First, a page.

What is the statute of limitations in your state for the OC or CA to file a lawsuit to collect the debt? If it is five years or less you are beyond the time the OC or a CA from being able to threaten to sue you in court to recover the debt. At this point, it becomes "zombie debt" or a debt which will not die because CAs are paying literally pennies on the dollar for the debt hoping to get some money out of it. CAs can attempt to collect on zombie debt but unlike zombies, they have no teeth to compel you to pay the debt. Zombie CAs can and do attempt to collect on zombie debts well after derogatories have fallen off your CR.

 

So I am a zombie CAs and buy your zombie debt of $285 dollars with thousands of other zombie accounts. I buy the debt in hopes that for every two to three cents I spend I will get a 50 cents in return. So I purchase your debt for $8.55. I call you daily, send you letters, make your worry until I get you to pay $142 to settle the $285 collection account. Not a bad payday for the CA. 

 

Did the CA send you a dunning notice? You have 30 days to send a debt validation letter by CMRRR to the CA after you have received the dunning notice. The CA must cease all collection efforts and remove the collection account from your CR until such time as they can validate the debt. This should also validate the DOFD with the OC. As I understand it, most zombie debt collectors receive a spreadsheet with your contact information, the account number and amount owed. This being the case it is difficult for the zombie CA to validate the debt and must cease collection efforts until such time as they can actually validate it.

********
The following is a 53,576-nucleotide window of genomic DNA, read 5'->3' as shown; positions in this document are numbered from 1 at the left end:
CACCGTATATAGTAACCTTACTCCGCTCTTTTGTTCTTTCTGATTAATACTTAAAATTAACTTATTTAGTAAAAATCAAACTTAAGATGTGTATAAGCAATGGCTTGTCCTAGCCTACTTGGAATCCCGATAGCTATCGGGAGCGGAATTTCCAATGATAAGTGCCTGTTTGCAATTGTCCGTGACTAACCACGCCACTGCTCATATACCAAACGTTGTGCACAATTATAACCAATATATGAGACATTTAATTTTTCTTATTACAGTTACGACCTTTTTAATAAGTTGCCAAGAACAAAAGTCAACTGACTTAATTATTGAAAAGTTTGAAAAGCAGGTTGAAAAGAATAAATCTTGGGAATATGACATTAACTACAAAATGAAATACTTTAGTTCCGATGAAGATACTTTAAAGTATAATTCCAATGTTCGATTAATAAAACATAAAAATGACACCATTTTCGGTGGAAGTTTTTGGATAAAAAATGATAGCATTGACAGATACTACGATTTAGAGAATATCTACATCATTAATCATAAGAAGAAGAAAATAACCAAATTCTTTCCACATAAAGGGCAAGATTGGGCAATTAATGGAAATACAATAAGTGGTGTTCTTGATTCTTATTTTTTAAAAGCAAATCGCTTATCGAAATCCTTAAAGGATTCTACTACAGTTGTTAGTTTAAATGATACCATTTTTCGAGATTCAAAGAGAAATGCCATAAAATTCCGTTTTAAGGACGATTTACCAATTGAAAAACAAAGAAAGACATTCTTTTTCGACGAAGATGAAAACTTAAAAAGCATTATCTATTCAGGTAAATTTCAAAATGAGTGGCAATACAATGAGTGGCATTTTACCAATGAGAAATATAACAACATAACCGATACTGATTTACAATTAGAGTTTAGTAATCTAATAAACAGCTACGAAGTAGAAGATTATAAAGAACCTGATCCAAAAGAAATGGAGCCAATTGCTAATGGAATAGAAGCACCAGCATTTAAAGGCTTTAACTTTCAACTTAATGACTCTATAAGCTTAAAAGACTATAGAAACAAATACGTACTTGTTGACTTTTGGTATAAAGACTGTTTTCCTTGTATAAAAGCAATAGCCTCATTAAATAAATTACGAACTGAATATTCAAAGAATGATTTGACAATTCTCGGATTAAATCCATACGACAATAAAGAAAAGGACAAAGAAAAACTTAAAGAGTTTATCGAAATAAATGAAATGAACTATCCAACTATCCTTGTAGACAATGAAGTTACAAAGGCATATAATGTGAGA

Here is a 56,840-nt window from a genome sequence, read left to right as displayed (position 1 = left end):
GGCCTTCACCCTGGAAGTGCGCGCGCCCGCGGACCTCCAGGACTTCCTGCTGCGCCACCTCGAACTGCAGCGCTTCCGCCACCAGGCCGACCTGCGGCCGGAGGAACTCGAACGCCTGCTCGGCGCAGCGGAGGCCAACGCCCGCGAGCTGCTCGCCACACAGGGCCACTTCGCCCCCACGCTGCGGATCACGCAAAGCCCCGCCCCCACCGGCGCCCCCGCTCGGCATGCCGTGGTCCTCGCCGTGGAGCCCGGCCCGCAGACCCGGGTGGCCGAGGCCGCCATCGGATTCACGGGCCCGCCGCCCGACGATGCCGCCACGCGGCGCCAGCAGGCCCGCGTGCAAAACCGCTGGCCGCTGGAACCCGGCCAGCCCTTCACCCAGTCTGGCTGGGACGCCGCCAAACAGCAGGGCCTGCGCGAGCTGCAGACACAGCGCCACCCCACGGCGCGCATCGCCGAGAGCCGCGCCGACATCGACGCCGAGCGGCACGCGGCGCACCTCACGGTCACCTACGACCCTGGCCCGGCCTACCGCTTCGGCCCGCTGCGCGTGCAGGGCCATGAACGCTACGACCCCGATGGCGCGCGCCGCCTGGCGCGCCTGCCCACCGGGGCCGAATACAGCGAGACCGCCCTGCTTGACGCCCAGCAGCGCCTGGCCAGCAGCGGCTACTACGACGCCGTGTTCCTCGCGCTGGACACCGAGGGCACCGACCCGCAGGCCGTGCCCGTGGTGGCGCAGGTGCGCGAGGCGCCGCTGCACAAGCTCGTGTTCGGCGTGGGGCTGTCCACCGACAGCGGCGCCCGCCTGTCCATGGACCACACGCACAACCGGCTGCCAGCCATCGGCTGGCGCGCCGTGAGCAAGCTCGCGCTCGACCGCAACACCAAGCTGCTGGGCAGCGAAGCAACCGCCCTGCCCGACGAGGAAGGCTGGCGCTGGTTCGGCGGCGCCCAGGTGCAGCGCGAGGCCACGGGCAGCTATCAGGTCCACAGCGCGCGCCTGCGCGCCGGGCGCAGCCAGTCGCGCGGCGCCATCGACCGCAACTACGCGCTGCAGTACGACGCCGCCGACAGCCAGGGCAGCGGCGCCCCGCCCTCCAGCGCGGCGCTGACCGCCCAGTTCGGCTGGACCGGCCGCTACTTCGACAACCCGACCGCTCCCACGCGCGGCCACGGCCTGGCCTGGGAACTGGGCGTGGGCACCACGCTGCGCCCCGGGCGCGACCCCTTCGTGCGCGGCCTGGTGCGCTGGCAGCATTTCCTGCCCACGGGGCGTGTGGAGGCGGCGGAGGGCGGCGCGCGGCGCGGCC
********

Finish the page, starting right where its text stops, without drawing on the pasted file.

If it has been more than 30 days since you received the dunning notice, I would contact the CFPB and file a complaint to have them investigate the DOFD with the CA. 

 

Once you have settled the with the CA that they can not through legal action force you to pay the debt and have decided you do not want to either PIF or settle the debt,  I would send them a cease and desist letter to the CA to stop them from attempting to contact you.

 






Your FICO credit scores are not just numbers, it’s a skill.
Message 4 of 4